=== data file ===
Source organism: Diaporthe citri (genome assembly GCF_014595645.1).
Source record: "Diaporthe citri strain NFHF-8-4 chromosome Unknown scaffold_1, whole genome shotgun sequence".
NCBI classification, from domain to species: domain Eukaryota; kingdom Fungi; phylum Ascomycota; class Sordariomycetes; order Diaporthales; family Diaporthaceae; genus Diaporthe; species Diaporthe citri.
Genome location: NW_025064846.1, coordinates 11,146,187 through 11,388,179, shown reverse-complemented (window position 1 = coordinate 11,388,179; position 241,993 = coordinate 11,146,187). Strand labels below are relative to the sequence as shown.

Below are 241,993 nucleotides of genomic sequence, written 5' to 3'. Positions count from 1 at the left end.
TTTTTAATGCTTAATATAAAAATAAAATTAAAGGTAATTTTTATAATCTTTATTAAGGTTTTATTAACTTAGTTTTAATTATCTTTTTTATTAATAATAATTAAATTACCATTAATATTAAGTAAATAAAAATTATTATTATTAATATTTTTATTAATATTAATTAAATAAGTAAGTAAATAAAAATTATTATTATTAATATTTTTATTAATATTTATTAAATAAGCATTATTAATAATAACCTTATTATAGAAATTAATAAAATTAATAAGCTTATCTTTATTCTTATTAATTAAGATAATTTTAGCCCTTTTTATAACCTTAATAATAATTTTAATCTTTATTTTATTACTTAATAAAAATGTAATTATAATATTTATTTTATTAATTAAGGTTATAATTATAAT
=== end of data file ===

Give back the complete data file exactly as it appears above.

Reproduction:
Source organism: Diaporthe citri (genome assembly GCF_014595645.1).
Source record: "Diaporthe citri strain NFHF-8-4 chromosome Unknown scaffold_1, whole genome shotgun sequence".
NCBI classification, from domain to species: domain Eukaryota; kingdom Fungi; phylum Ascomycota; class Sordariomycetes; order Diaporthales; family Diaporthaceae; genus Diaporthe; species Diaporthe citri.
Genome location: NW_025064846.1, coordinates 11,146,187 through 11,388,179, shown reverse-complemented (window position 1 = coordinate 11,388,179; position 241,993 = coordinate 11,146,187). Strand labels below are relative to the sequence as shown.

Below are 241,993 nucleotides of genomic sequence, written 5' to 3'. Positions count from 1 at the left end.
TTTTTAATGCTTAATATAAAAATAAAATTAAAGGTAATTTTTATAATCTTTATTAAGGTTTTATTAACTTAGTTTTAATTATCTTTTTTATTAATAATAATTAAATTACCATTAATATTAAGTAAATAAAAATTATTATTATTAATATTTTTATTAATATTAATTAAATAAGTAAGTAAATAAAAATTATTATTATTAATATTTTTATTAATATTTATTAAATAAGCATTATTAATAATAACCTTATTATAGAAATTAATAAAATTAATAAGCTTATCTTTATTCTTATTAATTAAGATAATTTTAGCCCTTTTTATAACCTTAATAATAATTTTAATCTTTATTTTATTACTTAATAAAAATGTAATTATAATATTTATTTTATTAATTAAGGTTATAATTATAAT